ON A FROZEN NEW YEAR’S MORNING, a train left the Gare de Lyon in Paris for Marseilles. Among the passengers entrusted by the German occupiers with an Ausweis to cross the line into the Vichy zone was Charles Bedaux. Having left Fern at home with their guests in the Château de Candé, he planned to take a short flight from Marseilles to Algiers and drive over the Atlas Mountains to Kenadsa on Sahara’s northern fringe. His rendezvous with General Maxime Weygand, military governor general of French North Africa, had the stated purpose of discussing coal production. But Bedaux had a secret agenda: to relay German Ambassador Otto Abetz’s offer to place Weygand at the head of a pro-German government in Paris.
The train moved slowly south amid the heavy snows of a treacherous French winter, until it stopped suddenly in bleak countryside north of the Provençal town of Avignon. Thick, packed snow blocked the line. With the train immobilized, Charles Bedaux could not remain passive. He trudged through snow drifts to a farmhouse, telephoned for horse-drawn wagons, and hired men to find provisions for the passengers and the train staff. The delivery of food and other supplies continued for eight days, with Bedaux arranging logistics as he had on the trail in British Columbia. ‘Charles was amused by this little adventure, ’ his brother Gaston remembered. When the snow was cleared from the line, the train reversed north to Lyons. Bedaux flew to Marseilles, but technical problems delayed his flight to Algiers another day. Bedaux reached Algiers by chartered plane on 10 January 1941. General Weygand, who had already left Kenadsa, sent a message asking Bedaux to visit him in Rabat, capital of Morocco.
General Maxime Weygand had been a hero of the Great War and was one of the officers with Maréchal Ferdinand Foch in the train at Compiègne when France and Germany signed the Armistice Agreement of 1918. Twenty-two years later, as the French and British armies were retreating from the German front, Prime Minister Paul Reynaud recalled Weygand to replace General Gamelin as commander of the French armed forces. Weygand, after declaring Paris an ‘open city’ in June 1940, joined the defeatist camp in Reynaud’s cabinet, along with Maréchal Pétain, in seeking an immediate armistice with Germany. Pétain made him minister of national defence in his July 1940 cabinet. In September, he was reassigned to North Africa as Vichy’s delegate general and armed forces commander. Pétain’s instructions were to keep the region out of the hands of the British, the Germans and General Charles de Gaulle. In the meantime, all three courted Weygand. De Gaulle asked him to attack the Italians in Libya from French bases in Tunisia while the British launched an offensive in the east from Egypt. Expelling Italy from Libya would remove the Axis from North Africa, thus securing the entire southern Mediterranean for the Allies. Weygand refused.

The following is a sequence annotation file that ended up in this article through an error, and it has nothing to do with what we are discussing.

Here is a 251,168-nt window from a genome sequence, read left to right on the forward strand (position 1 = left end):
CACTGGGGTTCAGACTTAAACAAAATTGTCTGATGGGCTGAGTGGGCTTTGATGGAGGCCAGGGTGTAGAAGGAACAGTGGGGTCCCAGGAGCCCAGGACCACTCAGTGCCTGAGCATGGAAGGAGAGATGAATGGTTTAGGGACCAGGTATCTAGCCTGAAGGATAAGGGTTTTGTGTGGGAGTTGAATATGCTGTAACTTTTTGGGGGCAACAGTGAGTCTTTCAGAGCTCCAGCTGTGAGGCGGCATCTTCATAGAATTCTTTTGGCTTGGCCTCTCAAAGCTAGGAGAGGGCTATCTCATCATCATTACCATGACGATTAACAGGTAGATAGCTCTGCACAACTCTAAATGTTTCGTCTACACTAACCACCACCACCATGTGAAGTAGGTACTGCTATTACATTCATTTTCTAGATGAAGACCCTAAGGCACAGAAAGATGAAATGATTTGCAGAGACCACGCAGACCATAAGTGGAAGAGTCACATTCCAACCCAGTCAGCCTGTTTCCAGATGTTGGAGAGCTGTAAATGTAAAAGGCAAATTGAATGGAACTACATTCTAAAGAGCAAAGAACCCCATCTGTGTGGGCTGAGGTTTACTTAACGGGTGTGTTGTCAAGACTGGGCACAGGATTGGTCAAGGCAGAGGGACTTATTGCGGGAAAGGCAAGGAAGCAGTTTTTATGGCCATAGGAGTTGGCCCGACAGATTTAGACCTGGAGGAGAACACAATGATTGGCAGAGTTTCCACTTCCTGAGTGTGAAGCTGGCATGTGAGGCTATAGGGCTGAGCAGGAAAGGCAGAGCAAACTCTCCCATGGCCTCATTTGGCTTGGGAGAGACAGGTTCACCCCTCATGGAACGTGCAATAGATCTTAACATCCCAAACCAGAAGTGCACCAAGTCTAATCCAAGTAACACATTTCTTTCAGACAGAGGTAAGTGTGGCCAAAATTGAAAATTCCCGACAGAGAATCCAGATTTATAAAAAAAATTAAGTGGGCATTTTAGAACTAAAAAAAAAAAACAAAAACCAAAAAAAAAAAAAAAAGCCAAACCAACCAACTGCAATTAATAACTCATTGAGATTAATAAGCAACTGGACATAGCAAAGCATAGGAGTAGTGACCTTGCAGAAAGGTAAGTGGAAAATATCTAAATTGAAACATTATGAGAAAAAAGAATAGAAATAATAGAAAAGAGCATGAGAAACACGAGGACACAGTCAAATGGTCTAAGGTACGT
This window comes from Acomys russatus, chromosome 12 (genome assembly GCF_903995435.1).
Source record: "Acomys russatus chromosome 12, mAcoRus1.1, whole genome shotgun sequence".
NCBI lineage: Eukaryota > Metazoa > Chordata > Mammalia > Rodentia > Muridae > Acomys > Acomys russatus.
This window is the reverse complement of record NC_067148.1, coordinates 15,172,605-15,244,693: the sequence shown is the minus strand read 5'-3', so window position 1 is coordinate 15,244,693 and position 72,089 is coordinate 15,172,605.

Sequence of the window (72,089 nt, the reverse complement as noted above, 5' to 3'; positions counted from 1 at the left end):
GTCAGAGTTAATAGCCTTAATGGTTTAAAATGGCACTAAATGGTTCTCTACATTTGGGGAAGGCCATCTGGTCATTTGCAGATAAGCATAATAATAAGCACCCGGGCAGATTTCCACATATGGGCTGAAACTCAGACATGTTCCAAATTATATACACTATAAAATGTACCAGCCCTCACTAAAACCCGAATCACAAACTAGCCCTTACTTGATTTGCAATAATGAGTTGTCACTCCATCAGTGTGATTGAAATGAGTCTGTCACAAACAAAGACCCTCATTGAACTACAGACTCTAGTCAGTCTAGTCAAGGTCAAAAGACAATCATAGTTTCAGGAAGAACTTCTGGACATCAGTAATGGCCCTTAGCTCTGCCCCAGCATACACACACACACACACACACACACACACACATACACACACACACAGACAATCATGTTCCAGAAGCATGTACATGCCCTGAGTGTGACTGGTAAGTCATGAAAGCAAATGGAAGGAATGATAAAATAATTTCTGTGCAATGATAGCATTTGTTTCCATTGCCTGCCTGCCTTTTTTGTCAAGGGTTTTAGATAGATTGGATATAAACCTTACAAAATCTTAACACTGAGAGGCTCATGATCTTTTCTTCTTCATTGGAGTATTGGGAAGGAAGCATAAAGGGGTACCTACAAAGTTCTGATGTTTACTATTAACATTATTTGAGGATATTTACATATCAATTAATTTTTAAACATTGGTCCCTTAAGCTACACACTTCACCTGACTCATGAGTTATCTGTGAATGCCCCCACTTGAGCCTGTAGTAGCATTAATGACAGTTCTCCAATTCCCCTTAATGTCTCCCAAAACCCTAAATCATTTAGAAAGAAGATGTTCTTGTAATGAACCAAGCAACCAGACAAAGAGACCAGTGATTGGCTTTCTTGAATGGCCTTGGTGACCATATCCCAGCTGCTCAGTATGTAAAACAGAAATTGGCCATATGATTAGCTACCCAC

When Bedaux met Weygand in Rabat, he delivered Abetz’s proposal. Would the general preside over a new French government in Paris? ‘I consider this a great compliment,’ Weygand told Bedaux, ‘but the Germans cannot fool me with great compliments. I have one superior. I could not ask for a better one: Maréchal Pétain. I will ask for his orders.’ Weygand informed Pétain at once. Charles Bedaux’s role as messenger did not endear him to Pétain, who may already have suspected his friendships with Pierre Laval and Fernand de Brinon.
Robert Murphy, in North Africa ostensibly to assess the area’s humanitarian needs, cabled Secretary of State Cordell Hull, ‘Weygand and his associates are laying the foundation for substantial military action against Germany and Italy.’ Perhaps Weygand’s dislike of the Germans swept Murphy along, but the general did nothing to challenge the German military. Murphy, meanwhile, reached a humanitarian accord with Weygand that released frozen French funds in the United States for France to purchase civilian provisions for North Africa. The Murphy–Weygand agreement allowed the United States to install American vice-consuls in French North Africa, who would certify that no American aid went to Germany and, secretly, send military intelligence to Washington. ‘To demonstrate his confidence in the United States Government,’ Murphy wrote, ‘General Weygand made an unprecedented concession: our consular staffs, including the twelve new “vice-consuls,” would be permitted to use secret codes and to employ couriers carrying locked pouches, a privilege usually restricted to diplomatic missions and not extended in wartime to consular offices in French North Africa.’